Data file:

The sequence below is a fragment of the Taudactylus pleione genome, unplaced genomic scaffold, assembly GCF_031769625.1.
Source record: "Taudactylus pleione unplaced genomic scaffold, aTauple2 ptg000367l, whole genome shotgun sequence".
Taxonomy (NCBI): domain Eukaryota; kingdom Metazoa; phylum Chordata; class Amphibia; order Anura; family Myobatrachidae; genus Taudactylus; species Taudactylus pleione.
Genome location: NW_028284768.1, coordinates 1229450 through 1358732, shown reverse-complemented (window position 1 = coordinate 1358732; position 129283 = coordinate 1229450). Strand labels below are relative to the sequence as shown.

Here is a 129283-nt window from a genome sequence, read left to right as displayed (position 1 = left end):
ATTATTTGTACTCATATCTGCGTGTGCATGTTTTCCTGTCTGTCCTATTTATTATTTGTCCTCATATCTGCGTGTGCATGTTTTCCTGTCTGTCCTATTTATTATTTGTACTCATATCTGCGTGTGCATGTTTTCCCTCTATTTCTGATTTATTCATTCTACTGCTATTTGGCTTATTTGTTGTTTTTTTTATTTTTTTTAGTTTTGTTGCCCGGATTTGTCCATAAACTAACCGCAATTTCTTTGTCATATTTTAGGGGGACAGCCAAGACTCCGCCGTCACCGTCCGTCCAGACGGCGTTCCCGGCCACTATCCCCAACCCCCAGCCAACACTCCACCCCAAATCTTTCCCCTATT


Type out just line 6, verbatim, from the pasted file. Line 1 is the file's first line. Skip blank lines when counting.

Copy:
ATTATTTGTACTCATATCTGCGTGTGCATGTTTTCCTGTCTGTCCTATTTATTATTTGTCCTCATATCTGCGTGTGCATGTTTTCCTGTCTGTCCTATTTATTATTTGTACTCATATCTGCGTGTGCATGTTTTCCCTCTATTTCTGATTTATTCATTCTACTGCTATTTGGCTTATTTGTTGTTTTTTTTATTTTTTTTAGTTTTGTTGCCCGGATTTGTCCATAAACTAACCGCAATTTCTTTGTCATATTTTAGGGGGACAGCCAAGACTCCGCCGTCACCGTCCGTCCAGACGGCGTTCCCGGCCACTATCCCCAACCCCCAGCCAACACTCCACCCCAAATCTTTCCCCTATT